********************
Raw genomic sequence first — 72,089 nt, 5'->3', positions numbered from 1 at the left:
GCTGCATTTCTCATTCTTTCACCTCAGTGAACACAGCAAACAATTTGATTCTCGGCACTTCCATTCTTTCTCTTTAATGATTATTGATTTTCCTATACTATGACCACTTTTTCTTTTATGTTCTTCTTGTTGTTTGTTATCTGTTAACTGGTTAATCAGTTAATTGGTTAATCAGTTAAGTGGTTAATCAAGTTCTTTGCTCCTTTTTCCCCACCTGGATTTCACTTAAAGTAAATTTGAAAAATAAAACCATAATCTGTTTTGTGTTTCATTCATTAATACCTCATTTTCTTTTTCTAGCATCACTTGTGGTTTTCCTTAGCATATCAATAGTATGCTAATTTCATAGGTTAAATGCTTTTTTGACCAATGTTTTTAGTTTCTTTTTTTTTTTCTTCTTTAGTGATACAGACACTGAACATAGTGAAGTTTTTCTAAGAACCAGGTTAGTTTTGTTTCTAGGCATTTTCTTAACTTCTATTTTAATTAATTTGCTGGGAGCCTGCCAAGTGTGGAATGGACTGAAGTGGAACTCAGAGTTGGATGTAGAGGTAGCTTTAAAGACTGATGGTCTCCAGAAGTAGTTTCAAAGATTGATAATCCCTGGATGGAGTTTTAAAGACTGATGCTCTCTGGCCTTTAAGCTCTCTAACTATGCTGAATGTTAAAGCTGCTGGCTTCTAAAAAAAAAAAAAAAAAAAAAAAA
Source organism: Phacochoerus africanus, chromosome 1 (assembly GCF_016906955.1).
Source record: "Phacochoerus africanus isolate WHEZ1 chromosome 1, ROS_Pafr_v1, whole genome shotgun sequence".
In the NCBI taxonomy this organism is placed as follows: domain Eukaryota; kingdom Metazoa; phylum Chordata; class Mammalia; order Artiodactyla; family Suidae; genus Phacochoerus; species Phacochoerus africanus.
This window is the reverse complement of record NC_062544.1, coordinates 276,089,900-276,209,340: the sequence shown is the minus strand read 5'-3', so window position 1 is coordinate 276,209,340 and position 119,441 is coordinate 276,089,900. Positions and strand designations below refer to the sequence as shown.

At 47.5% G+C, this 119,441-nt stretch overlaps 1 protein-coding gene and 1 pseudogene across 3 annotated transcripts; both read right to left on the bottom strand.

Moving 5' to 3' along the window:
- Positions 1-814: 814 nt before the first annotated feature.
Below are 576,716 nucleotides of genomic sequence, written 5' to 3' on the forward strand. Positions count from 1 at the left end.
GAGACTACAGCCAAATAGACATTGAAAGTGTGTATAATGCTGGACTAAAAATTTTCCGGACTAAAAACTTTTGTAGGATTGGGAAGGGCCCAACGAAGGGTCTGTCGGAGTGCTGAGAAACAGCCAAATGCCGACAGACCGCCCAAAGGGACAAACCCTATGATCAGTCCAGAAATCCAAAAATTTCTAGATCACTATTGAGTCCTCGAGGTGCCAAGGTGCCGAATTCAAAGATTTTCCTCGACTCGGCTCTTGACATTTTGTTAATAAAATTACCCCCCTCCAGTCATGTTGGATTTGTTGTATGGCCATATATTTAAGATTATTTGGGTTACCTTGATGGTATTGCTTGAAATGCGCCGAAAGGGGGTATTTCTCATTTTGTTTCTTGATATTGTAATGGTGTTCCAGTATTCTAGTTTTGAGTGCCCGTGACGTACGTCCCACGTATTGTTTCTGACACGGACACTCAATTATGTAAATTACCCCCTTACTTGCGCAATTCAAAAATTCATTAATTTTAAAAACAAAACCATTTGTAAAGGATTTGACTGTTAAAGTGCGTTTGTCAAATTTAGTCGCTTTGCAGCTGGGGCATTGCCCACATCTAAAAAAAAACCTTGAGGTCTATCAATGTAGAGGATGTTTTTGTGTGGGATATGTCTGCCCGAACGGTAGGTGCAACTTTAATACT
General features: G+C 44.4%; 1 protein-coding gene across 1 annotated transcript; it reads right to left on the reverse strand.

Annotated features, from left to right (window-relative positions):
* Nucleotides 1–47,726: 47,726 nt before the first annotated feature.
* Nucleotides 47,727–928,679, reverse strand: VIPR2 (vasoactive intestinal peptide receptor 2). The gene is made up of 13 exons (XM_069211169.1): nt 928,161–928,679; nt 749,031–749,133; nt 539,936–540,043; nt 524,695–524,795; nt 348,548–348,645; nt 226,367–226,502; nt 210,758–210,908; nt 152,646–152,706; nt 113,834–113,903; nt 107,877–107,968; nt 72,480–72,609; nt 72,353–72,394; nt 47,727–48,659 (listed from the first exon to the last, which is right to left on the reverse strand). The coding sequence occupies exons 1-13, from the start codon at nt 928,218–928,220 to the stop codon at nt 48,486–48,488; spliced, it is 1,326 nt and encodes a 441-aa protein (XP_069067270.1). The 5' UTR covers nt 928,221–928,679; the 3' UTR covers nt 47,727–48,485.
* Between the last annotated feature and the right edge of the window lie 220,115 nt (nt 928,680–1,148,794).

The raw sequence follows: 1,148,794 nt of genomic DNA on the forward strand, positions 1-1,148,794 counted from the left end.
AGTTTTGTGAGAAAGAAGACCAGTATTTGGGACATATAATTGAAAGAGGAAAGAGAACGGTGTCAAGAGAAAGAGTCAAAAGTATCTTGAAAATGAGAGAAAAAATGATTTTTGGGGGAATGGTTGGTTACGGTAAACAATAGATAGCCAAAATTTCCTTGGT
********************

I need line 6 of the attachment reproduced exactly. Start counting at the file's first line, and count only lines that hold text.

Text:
This window is the reverse complement of record NC_062544.1, coordinates 276,089,900-276,209,340: the sequence shown is the minus strand read 5'-3', so window position 1 is coordinate 276,209,340 and position 119,441 is coordinate 276,089,900. Positions and strand designations below refer to the sequence as shown.